Wednesday, August 6, 2014

What Helps to Drive Improvement

A new school year will be beginning in just a few weeks!  I am really excited about the great things students will achieve at Curtis Elementary.  In thinking about achievement, I have been really focused on what will help students and teachers to improve. I have been reflecting on how I can be a more effective leader to teachers.   What most significantly impacts learning?  Is it setting SMART goals?  Is it tracking data?  Setting goals and tracking data are both important parts of improvement, but the momentum begins with the teacher and the feedback teachers give to students.  I feel that we can continually improve how we offer feedback to students.  Sean Cain's book, The Fundamental Five, offers powerful instructional practices that can positively impact learning in the classroom.  One of those strategies is providing recognition and reinforcement, which is giving students feedback.

If I were to choose one thing that drives improvement in my life, it would be feedback.  I need feedback from others to improve my leadership at school.  I also need to receive feedback to improve my one of my weakest skills, which is cooking.  I receive a lot of feedback from my husband and children.  Just last night, my husband gave me some feedback on the asparagus I prepared.  He thinks I overcooked it a bit.  He actually thinks I overcook many of my dishes.  I guess the point that I am trying to make is that the feedback we receive from our supervisors, collegues, family, and friends is valuable and helps us to focus on improvement.  It helps us to improve everything like exercise, improving our golf game, sticking to a budget, or even cooking. 

In the classroom, feedback should be a constant flow between teachers and students.  Ensuring that students know how they are progressing throughout lessons is important.  If we expect students to make progress and achieve, they not only need to know if they are doing well or not, but they also need to know specifically what is working and what is not working.  Students need to be led through a variety of sources of feedback.  Recognizing and reinforcing students academically and behaviorally increases achievement.  Formatively assessing students throughout the lesson cycle allows teachers to recognize and assess students' abilities and provide feedback so that that they can adjust their learning. Conferencing with students, discussing strengths and weaknesses, helps students to stay focused on learning.  This empowers students to be in charge of their own learning.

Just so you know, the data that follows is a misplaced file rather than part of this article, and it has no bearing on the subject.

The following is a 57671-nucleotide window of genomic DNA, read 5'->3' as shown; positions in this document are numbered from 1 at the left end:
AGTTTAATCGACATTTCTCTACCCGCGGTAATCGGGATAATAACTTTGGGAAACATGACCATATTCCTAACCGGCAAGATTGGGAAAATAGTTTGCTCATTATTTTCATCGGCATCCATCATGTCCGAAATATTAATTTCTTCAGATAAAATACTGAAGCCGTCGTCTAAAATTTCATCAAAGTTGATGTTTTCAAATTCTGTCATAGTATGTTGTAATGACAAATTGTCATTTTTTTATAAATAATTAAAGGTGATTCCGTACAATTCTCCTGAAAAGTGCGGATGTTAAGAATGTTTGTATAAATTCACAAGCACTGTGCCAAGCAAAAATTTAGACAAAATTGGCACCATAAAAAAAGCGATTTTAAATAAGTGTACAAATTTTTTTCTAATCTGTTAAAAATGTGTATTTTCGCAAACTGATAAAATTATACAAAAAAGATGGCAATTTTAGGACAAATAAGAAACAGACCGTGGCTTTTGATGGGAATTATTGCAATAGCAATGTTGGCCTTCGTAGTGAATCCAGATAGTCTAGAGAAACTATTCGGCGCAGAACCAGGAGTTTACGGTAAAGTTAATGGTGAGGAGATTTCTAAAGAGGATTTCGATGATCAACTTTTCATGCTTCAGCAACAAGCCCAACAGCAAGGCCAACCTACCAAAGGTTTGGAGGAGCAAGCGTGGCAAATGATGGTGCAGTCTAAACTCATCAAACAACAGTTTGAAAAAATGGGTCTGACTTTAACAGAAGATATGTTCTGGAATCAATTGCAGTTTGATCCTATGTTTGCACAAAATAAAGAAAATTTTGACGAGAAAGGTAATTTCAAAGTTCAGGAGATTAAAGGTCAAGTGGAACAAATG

Giving feedback is also an important part of parent communication. Frequent communication with parents is important.  Giving feedback to parents before progress reports or report cards are issued is vital in creating partnerships among students, parents, and teachers. 

During this school year, my goal is to remain focused on the importance of offering constant feedback to teachers to help them improve their instruction which will positively impact student achievement.  Reminding teachers to also focus on giving students appropriate feedback will impact student achievment as well.  Isn't that why we (educators) go to work (school) every day?

Here is a link to read about how meaningful feedback helps students deepen learning.

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